Tuck Everlasting is getting the biggest second push of the films with lower screen numbers, moving from around 1,200 to 1,450. Despite this expansion, it's unlikely to respond significantly to the extra effort. For a PG-rated film that targets a young audience, its weekend behavior did not show the benefits of that kind of audience. Only a 20% increase was seen on its Saturday earnings and Sunday had a significantly lower figure than Friday. It may have missed its market entirely. This increase in locations should stem the tide a bit but only to the point of about a $4 million weekend. Jonah: A VeggieTales Movie also expands to a nearly identical ratio but had a very difficult second weekend, dropping 40% even after a 25% increase in locations. This increase is larger but will not keep Jonah floating, as it slips to under $3 million this weekend.

Almost six months into its release, My Big Fat Greek Wedding continues to defy traditional patterns; after dropping from its heights of $10-11 million per weekend, it's found a new plateau at about $8 million, even enjoying a slight increase of about 2% last frame. Even its own studio can't get a handle on its performance, as it underestimated by about $500,000 on Sunday. Well into the prime time for most theaters, where ticket receipts shift from the studios to theater owners, it's difficult to imagine them letting this go until it's completely exhausted itself (though it loses two venues this weekend, its first drop in locations). This could be a while, judging by its miniscule drop-offs. Theater owners and IFC Studios are both no doubt hoping that this run lasts until at least Thanksgiving weekend; a run into that period or the golden earning period of the Christmas holidays could lead to a total that executives could only dare whisper about. In this weak slate of films, it should have no problems maintaining and even improving by one or two slots with $8 million more.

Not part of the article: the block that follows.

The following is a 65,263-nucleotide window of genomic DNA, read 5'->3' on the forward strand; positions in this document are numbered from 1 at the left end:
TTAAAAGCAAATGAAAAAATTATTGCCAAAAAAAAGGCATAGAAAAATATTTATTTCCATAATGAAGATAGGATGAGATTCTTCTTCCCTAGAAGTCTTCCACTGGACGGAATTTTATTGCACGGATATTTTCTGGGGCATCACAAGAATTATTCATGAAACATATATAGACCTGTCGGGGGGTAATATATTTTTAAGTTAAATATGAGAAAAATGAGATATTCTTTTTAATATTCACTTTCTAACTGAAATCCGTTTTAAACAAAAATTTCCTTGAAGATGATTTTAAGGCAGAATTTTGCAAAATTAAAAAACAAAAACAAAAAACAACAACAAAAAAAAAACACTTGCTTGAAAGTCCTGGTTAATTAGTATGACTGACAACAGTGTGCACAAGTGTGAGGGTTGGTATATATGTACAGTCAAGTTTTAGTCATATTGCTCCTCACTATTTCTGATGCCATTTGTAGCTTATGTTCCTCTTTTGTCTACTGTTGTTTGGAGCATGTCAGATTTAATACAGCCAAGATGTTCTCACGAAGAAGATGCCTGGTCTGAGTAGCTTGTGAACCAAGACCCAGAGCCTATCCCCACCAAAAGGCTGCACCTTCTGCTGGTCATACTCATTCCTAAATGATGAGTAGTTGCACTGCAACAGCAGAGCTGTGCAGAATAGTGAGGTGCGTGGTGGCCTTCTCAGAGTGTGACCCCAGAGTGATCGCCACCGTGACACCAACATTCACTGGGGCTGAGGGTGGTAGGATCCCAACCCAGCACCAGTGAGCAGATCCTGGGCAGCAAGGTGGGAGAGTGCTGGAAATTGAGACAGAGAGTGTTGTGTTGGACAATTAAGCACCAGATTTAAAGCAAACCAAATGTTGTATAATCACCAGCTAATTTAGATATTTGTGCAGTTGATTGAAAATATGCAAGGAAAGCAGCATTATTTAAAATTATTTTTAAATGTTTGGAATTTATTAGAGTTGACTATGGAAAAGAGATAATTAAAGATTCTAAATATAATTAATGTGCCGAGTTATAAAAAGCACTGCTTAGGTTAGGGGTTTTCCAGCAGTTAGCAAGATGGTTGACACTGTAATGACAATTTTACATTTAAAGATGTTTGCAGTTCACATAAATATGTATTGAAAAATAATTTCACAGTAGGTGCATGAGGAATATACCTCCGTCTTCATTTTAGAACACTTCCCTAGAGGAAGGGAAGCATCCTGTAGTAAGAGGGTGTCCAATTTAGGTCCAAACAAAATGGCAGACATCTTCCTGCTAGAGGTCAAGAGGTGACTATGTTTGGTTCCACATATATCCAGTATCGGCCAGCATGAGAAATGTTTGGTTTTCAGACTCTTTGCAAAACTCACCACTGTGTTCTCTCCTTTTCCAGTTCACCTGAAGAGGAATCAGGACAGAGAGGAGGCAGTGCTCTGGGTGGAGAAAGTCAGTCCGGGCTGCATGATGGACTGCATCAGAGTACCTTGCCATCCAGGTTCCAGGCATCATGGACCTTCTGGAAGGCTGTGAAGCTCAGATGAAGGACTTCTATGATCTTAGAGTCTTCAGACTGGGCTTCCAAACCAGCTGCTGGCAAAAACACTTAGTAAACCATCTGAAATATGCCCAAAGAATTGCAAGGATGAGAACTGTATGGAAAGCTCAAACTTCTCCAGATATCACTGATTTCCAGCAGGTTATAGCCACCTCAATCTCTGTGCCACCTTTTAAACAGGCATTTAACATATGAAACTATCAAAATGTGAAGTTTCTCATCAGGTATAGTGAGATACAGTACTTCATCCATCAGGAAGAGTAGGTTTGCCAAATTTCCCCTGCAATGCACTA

Punch-Drunk Love showed other limited release films how it's done last weekend, earning over $350,000 in 5 locations. It moves to 87 this weekend and could threaten the top ten. Is it Adam Sandler fans or PT Anderson fans that are seeing this? A wide release will probably tell the full tale but it's already outpacing Anderson's previous films by a huge margin; on a similar scale of release, Magnolia and Boogie Nights only earned about $25,000 per location. If it's Adam Sandler fans packing these seats, this location average should stay steadier than otherwise might happen. Time will tell if this offbeat comedy will satisfy fans of Sandler's typical comedies, but it should earn at least $2 million this weekend. Bowling for Columbine also makes a significant leap from limited release, after earning a healthy $209,000 in eight locations. Michael Moore's latest documentary/visual essay, it's been drawing some of the most reverential comments for a documentary since Hoop Dreams. He's done this by taking on his most important subject yet, America's gun culture. Something about this film that's different from his other efforts that has even his detractors impressed is that he doesn't offer a pat answer and maybe raises more questions than he starts with over the course of the movie. More topical than ever, it could challenge the box office of Moore's most successful film, Roger & Me, which earn a massive-for-documentaries $6 million in 1989.

Forecast: Weekend of October 18-20, 2002
Number of Sites
Change in Sites from Last
Estimated Gross ($)
The Ring
Sweet Home Alabama
Red Dragon
Formula 51
My Big Fat Greek Wedding
Brown Sugar
The Transporter
The Tuxedo
Tuck Everlasting
White Oleander
No Change